Given the progressively dismal state of affairs in the nation currently, I have relied heavily on binge watching shows on Netflix. One of my coping strategies I started using in graduate school was having tv shows or movies playing in the background. More often then not, it was something I had already watched or something I was not truly invested in so it would become a form of white noise while I did work. During this pandemic, I have found not only have I continued using Netflix as my white noise, it has also become a source of coping, self-care mechanism. From watching the ridiculous “Tiger King” docuseries, re-watching the “Great British Bake Off”, and the hilarious movie “Eurovision Song Contest: The Story of Fire Saga.”
This month I want to talk about three shows that stand-out: The Old Guard, Julie and the Phantoms and reboot of Unsolved Mysteries.
The Old Guard, a movie based on a 2017 graphic novel. In the first four weeks of being released, Netflix reported over 78 million accounts streamed the movie. The premise being a group of semi-immortals throughout the centuries trying to save humanity from itself. The film, directed by Gina Prince-Bythewood stars Charlize Theron, KiKi Layne, Marwan Kenzari, Chiwetel Ejiofer, and Van Veronica Ngo. What is amazing about this film not only is the seamless acting and storytelling but that a highly action driven movie has two females as its lead which includes a gay couple who transcends cultures and religion. Joe and Nicky are introduced which subtly introduces their relationship as a matter of a fact, no big deal. They are unapologetic when being mocked and provide one of the most awe-inspiring dialogues seen here.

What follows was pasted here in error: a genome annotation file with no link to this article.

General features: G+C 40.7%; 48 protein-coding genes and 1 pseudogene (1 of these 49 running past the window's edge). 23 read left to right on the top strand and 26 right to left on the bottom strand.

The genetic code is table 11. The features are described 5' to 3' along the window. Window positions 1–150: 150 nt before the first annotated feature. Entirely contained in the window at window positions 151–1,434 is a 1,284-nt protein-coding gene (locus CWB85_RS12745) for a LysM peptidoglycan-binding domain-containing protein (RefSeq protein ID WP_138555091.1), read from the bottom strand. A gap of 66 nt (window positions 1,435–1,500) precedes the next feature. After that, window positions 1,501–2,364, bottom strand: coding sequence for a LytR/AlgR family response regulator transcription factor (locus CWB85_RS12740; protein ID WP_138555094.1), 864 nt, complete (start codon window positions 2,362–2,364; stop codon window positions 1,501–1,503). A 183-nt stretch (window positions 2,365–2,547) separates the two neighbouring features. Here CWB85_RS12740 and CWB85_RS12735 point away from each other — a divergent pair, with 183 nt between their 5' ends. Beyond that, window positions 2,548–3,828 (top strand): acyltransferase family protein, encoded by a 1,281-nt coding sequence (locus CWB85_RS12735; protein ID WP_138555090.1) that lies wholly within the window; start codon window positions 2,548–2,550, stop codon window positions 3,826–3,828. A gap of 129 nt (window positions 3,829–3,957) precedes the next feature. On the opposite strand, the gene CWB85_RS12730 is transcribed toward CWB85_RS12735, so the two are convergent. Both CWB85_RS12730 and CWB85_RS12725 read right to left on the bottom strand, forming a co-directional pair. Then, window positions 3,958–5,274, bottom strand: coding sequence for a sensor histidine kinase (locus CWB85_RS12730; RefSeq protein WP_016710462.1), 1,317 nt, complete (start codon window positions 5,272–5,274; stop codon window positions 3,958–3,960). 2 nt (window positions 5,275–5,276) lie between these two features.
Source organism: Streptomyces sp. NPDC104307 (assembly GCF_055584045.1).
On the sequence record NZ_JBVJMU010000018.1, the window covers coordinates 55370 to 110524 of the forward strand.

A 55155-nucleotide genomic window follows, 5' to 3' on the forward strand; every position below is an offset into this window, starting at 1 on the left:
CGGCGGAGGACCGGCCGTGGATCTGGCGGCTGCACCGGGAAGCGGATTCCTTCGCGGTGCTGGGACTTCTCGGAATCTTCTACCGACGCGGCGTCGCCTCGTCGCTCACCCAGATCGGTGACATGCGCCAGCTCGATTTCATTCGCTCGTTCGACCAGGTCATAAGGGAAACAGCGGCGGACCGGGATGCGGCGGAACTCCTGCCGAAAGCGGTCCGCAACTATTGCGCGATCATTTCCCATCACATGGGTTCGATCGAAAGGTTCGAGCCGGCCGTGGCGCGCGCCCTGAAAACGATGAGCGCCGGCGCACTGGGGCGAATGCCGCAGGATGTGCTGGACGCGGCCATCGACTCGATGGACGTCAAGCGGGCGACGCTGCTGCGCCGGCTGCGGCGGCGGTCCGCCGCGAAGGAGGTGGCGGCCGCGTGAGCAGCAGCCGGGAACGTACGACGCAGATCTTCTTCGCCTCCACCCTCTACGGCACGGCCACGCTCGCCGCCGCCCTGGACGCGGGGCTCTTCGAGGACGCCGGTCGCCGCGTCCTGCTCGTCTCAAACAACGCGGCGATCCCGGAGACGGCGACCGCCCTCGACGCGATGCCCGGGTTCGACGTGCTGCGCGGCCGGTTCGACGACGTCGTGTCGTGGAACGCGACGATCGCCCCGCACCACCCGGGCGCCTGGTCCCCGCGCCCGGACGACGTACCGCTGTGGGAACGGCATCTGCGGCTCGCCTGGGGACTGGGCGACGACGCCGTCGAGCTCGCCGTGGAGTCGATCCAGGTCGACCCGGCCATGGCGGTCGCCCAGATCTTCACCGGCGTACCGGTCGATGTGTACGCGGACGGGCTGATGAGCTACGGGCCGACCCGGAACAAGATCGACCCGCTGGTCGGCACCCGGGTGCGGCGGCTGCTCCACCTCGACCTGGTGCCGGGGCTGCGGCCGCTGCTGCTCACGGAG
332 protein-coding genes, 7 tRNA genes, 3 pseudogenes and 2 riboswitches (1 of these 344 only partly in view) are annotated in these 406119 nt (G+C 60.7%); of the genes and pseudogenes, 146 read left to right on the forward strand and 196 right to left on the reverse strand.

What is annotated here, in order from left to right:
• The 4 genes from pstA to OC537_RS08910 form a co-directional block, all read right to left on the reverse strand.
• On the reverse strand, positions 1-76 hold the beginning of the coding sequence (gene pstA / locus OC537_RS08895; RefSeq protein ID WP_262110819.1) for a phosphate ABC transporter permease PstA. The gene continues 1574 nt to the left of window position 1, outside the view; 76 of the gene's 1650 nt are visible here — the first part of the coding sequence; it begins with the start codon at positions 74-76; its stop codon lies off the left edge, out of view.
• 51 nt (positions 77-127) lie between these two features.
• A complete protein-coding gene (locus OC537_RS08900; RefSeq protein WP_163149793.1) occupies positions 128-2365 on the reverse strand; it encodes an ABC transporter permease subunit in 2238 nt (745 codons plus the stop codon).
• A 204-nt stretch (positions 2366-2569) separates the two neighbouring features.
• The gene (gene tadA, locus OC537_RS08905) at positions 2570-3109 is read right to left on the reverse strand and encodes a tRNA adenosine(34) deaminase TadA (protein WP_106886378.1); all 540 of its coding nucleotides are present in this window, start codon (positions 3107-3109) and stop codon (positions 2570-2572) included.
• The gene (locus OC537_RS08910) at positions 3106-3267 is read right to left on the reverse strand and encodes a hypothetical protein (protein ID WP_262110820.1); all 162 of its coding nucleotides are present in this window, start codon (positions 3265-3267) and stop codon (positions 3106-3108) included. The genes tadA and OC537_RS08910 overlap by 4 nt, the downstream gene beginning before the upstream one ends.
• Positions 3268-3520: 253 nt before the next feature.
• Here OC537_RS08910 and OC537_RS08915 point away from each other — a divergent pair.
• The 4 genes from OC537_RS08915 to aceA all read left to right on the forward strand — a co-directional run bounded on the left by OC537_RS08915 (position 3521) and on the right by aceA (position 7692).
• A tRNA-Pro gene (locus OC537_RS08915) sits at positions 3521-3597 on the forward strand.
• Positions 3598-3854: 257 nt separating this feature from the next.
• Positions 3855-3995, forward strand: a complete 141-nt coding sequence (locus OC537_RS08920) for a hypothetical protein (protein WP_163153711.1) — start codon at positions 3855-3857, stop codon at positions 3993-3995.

The Old Guard’s two leading females, the first openly LGBTQ superheroes, and philosophical conversations on what it means to be human and how our actions can influence generations. Representation matters here. The writer of The Old Guard, Greg Rucka had written in his contract that the scenes between Joe and Nicky must be included. And for that, we are all the better for it.